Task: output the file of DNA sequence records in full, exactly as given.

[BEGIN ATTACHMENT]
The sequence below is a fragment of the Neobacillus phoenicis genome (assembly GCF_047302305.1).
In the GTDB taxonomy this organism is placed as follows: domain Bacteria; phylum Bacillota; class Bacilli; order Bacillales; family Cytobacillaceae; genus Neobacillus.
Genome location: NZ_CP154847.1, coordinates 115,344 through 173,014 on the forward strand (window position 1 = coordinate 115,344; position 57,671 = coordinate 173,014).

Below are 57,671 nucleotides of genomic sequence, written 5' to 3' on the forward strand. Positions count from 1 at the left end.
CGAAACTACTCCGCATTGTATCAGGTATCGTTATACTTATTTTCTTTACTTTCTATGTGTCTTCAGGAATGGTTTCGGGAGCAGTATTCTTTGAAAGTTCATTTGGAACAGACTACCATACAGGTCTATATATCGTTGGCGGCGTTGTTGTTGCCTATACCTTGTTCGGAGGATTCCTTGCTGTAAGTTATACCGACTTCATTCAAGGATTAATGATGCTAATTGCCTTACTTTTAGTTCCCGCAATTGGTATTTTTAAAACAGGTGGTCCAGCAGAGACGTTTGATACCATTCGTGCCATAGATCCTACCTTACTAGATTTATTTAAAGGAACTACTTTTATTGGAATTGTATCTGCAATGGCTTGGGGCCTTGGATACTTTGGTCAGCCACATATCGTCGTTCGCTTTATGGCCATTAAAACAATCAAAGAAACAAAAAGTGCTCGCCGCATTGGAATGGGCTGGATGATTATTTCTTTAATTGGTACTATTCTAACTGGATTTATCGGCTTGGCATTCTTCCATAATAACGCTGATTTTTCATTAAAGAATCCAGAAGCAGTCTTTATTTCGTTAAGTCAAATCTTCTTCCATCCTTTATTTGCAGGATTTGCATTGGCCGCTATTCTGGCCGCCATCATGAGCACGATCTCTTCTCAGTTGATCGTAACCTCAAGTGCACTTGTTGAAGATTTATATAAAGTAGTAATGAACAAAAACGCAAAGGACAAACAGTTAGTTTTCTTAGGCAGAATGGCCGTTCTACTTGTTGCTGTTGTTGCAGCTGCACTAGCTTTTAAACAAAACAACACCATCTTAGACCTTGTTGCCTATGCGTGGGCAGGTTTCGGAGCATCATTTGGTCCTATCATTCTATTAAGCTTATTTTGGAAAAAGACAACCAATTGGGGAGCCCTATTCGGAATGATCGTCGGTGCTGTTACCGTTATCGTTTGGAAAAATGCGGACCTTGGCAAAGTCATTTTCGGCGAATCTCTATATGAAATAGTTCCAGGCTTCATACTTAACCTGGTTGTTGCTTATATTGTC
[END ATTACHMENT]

The sequence below is a fragment of the Neobacillus phoenicis genome (assembly GCF_047302305.1).
In the GTDB taxonomy this organism is placed as follows: domain Bacteria; phylum Bacillota; class Bacilli; order Bacillales; family Cytobacillaceae; genus Neobacillus.
Genome location: NZ_CP154847.1, coordinates 115,344 through 173,014 on the forward strand (window position 1 = coordinate 115,344; position 57,671 = coordinate 173,014).

Below are 57,671 nucleotides of genomic sequence, written 5' to 3' on the forward strand. Positions count from 1 at the left end.
CGAAACTACTCCGCATTGTATCAGGTATCGTTATACTTATTTTCTTTACTTTCTATGTGTCTTCAGGAATGGTTTCGGGAGCAGTATTCTTTGAAAGTTCATTTGGAACAGACTACCATACAGGTCTATATATCGTTGGCGGCGTTGTTGTTGCCTATACCTTGTTCGGAGGATTCCTTGCTGTAAGTTATACCGACTTCATTCAAGGATTAATGATGCTAATTGCCTTACTTTTAGTTCCCGCAATTGGTATTTTTAAAACAGGTGGTCCAGCAGAGACGTTTGATACCATTCGTGCCATAGATCCTACCTTACTAGATTTATTTAAAGGAACTACTTTTATTGGAATTGTATCTGCAATGGCTTGGGGCCTTGGATACTTTGGTCAGCCACATATCGTCGTTCGCTTTATGGCCATTAAAACAATCAAAGAAACAAAAAGTGCTCGCCGCATTGGAATGGGCTGGATGATTATTTCTTTAATTGGTACTATTCTAACTGGATTTATCGGCTTGGCATTCTTCCATAATAACGCTGATTTTTCATTAAAGAATCCAGAAGCAGTCTTTATTTCGTTAAGTCAAATCTTCTTCCATCCTTTATTTGCAGGATTTGCATTGGCCGCTATTCTGGCCGCCATCATGAGCACGATCTCTTCTCAGTTGATCGTAACCTCAAGTGCACTTGTTGAAGATTTATATAAAGTAGTAATGAACAAAAACGCAAAGGACAAACAGTTAGTTTTCTTAGGCAGAATGGCCGTTCTACTTGTTGCTGTTGTTGCAGCTGCACTAGCTTTTAAACAAAACAACACCATCTTAGACCTTGTTGCCTATGCGTGGGCAGGTTTCGGAGCATCATTTGGTCCTATCATTCTATTAAGCTTATTTTGGAAAAAGACAACCAATTGGGGAGCCCTATTCGGAATGATCGTCGGTGCTGTTACCGTTATCGTTTGGAAAAATGCGGACCTTGGCAAAGTCATTTTCGGCGAATCTCTATATGAAATAGTTCCAGGCTTCATACTTAACCTGGTTGTTGCTTATATTGTC